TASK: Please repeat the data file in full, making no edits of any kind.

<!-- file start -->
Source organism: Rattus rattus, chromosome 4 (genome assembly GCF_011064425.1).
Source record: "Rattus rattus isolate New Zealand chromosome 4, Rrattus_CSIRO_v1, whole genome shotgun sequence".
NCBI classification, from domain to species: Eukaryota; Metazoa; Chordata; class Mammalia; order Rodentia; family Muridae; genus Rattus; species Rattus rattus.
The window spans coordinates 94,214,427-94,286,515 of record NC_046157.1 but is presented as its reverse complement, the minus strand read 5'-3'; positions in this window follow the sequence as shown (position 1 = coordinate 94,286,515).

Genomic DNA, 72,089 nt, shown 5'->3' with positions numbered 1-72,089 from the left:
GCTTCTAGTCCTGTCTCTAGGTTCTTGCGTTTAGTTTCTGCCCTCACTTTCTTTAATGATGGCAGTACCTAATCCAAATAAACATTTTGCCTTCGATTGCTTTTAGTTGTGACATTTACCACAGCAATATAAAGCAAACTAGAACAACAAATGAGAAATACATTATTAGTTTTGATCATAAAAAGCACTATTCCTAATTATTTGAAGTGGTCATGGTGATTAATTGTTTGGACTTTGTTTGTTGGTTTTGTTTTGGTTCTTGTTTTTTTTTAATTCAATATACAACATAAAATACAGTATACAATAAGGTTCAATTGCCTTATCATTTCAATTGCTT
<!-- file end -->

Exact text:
Source organism: Rattus rattus, chromosome 4 (genome assembly GCF_011064425.1).
Source record: "Rattus rattus isolate New Zealand chromosome 4, Rrattus_CSIRO_v1, whole genome shotgun sequence".
NCBI classification, from domain to species: Eukaryota; Metazoa; Chordata; class Mammalia; order Rodentia; family Muridae; genus Rattus; species Rattus rattus.
The window spans coordinates 94,214,427-94,286,515 of record NC_046157.1 but is presented as its reverse complement, the minus strand read 5'-3'; positions in this window follow the sequence as shown (position 1 = coordinate 94,286,515).

Genomic DNA, 72,089 nt, shown 5'->3' with positions numbered 1-72,089 from the left:
GCTTCTAGTCCTGTCTCTAGGTTCTTGCGTTTAGTTTCTGCCCTCACTTTCTTTAATGATGGCAGTACCTAATCCAAATAAACATTTTGCCTTCGATTGCTTTTAGTTGTGACATTTACCACAGCAATATAAAGCAAACTAGAACAACAAATGAGAAATACATTATTAGTTTTGATCATAAAAAGCACTATTCCTAATTATTTGAAGTGGTCATGGTGATTAATTGTTTGGACTTTGTTTGTTGGTTTTGTTTTGGTTCTTGTTTTTTTTTAATTCAATATACAACATAAAATACAGTATACAATAAGGTTCAATTGCCTTATCATTTCAATTGCTT